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Sipping and sifting: Local Books and Tea Podcast a balm for lockdown blues

Sipping and sifting: Local Books and Tea Podcast a balm for lockdown blues

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The original version of this story ran in the October 17, 2019 edition of Flag Live!

The much-loved Books and Tea Podcast is currently taking a break but continued to put out the podcast during the beginning months of the COVID-19 pandemic. Recent episode topics include the local Barr3 studio and how owner Rebekah Kauffman is coping with the pandemic as well as one on Bright Side Bookshop and ways to support local bookstores during tough times.

If you've never heard of Books and Tea Podcast now is a great time to dive in, plug in your headphone and get listening.

Here is their story.

When it comes to books, Cori Cusker and Kyrie Fry disagree on a few things. Cusker is more into long-form narrative non-fiction, Fry could care less— “you don’t need seven different words to describe the redness of a tomato.” Fry likes 1800s British romance, Cusker likes Stephen King.  And don’t even get them started on short stories.

“I think we felt we had very similar tastes in books and what we discovered is no,” Cusker said with a laugh.

Cusker and Fry are the hosts of the Books and Tea Podcast. “A book club of two over tea,” is how Cusker typically introduces each episode. For the podcast, the hosts share their opinions about a genre, books and/or a particular author over tea and, as recently as season three, a pastry or treat of some sort. (For its season three finale, Fry brought gluten-free non-GMO Cranberry Orange Oatmeal tea while Cusker brought along an English Breakfast-type tea from Sipsby.)

The host’s propensity to disagree becomes apparent after listening to just a couple episodes, but that is part of what make the book club/podcast format unique.

“We’ll bicker sometimes, so it’s about being OK with disagreeing and not being judge-y about it (laughs)…  [It’s about] being able to talk about what you like and what you don’t like and why. Being able to deconstruct things,” Cusker said. “I think anyone who’s in a book club will tell you, there’s often richer conversation when there is dissonance. When you both liked it, you can certainly unpack why you liked it, but then you’re done, whereas, if you’re on opposite sides, there’s more room for debate.”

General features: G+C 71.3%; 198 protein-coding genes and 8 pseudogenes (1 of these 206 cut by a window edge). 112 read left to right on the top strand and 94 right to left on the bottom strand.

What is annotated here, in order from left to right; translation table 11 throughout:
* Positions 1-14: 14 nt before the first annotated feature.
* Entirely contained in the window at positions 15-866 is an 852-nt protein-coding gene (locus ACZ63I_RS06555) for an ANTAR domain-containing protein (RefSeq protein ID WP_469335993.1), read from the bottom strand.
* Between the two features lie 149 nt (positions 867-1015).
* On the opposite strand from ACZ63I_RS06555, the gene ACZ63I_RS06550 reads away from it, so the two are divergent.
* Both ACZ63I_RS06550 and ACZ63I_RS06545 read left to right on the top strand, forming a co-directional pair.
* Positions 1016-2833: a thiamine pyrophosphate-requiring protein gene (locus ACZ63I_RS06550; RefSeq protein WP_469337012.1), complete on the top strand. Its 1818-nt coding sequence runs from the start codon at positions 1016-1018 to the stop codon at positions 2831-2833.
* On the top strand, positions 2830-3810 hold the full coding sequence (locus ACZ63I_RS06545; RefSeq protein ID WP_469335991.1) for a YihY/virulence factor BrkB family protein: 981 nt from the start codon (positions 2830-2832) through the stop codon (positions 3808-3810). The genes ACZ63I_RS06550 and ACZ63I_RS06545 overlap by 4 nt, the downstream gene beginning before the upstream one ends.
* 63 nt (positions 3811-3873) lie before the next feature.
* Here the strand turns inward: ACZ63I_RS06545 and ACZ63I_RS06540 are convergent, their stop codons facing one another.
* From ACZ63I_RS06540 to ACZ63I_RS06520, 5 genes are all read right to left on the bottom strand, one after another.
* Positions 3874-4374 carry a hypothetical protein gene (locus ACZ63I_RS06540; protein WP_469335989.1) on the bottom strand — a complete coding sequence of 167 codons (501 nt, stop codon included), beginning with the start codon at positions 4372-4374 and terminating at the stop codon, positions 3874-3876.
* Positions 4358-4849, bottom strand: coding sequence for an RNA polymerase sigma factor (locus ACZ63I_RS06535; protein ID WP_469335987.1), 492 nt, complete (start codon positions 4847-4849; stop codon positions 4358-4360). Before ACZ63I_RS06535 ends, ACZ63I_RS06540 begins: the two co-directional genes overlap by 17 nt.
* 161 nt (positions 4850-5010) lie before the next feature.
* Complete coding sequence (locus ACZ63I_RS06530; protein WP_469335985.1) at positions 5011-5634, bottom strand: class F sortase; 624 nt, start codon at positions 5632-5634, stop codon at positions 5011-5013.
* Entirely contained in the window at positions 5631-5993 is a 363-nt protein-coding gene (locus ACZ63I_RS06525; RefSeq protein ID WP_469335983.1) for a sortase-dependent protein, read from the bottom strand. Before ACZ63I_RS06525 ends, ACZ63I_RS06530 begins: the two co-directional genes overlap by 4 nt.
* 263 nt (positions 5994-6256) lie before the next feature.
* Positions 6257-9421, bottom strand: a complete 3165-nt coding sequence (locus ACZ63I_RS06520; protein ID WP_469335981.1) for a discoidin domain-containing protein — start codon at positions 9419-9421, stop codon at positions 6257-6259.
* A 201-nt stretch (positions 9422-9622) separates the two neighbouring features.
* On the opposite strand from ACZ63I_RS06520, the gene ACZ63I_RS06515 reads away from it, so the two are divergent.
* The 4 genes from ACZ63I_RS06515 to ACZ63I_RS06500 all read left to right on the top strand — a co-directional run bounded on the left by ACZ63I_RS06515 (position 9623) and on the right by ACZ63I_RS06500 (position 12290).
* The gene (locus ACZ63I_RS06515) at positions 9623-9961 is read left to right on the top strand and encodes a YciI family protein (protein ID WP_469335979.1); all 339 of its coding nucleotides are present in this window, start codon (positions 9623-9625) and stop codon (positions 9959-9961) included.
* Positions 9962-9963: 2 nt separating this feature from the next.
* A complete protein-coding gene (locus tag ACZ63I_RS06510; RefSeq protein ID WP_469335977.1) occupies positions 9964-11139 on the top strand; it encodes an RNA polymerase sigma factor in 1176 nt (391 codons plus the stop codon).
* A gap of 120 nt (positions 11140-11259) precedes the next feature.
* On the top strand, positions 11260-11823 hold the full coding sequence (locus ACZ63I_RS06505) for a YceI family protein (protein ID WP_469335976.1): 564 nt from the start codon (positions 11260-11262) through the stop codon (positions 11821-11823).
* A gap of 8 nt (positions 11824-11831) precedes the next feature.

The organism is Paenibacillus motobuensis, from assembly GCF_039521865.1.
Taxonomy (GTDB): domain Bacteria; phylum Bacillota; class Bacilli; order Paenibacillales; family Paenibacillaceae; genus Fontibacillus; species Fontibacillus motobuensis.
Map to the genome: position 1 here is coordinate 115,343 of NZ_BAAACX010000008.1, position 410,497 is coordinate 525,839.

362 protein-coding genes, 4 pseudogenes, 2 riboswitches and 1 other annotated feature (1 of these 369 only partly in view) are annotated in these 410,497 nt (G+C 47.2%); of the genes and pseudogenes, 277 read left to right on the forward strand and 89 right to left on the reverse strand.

The podcast’s philosophy traces to a book club Fry started back in 2013. Although she ultimately ended up leaving it, she and Cusker later began meeting monthly at local tea shop Steep to talk about books, specifically books they’d been reading and were currently interested in. As their friendship developed so did talks about starting a podcast that would bring what they had been doing at Steep to the larger audio world, and on Aug. 2, 2017, Cusker and Fry released their first episode: “Why Books and Tea.”

Pretty soon the idea shifted to more of a format meant to “broaden our reading horizons,” Cusker said, wherein each episode featured a specific genre and a new or classical book that fit within said genre. But, like some book clubs have a tendency to do, and the reason why Fry eventually left hers, the books just weren’t that great.

“The idea was essentially a buddy read or mini book club. In our heads, when we started this, we wanted some structure, and initially did want to expand our reading horizons. We wanted, for lack of a better word, a shtick, so that was where we went… And it started not being as fun,” Cusker said.  “Why are we putting all this pressure on ourselves to do something if this is supposed to be fun and we’re not having fun?”

“And we’re not reading books we’re enjoying,” Fry added. “Life is too short to read books you don’t like.”

With season three in the bag and season four currently in the works, Cusker and Fry have reshaped their focus to be more like those early days meeting up for tea at Steep. Rather than assign each other a book to read, which to Fry “felt like it was homework,” the two will talk about what books they’re currently reading, which may or may not be the same—still a book club for two, just tailored to the interests of the hosts, which hopefully can start more of a dialogue between them and their listeners.

“I feel like if we can convince people to [read] the books we talk about and they reach out and tell us they read the book and they agreed or didn’t agree, that’s great,” Fry said. “Having that interaction with listeners is what we’re trying to do, to connect people to the books we like and have a conversation.”

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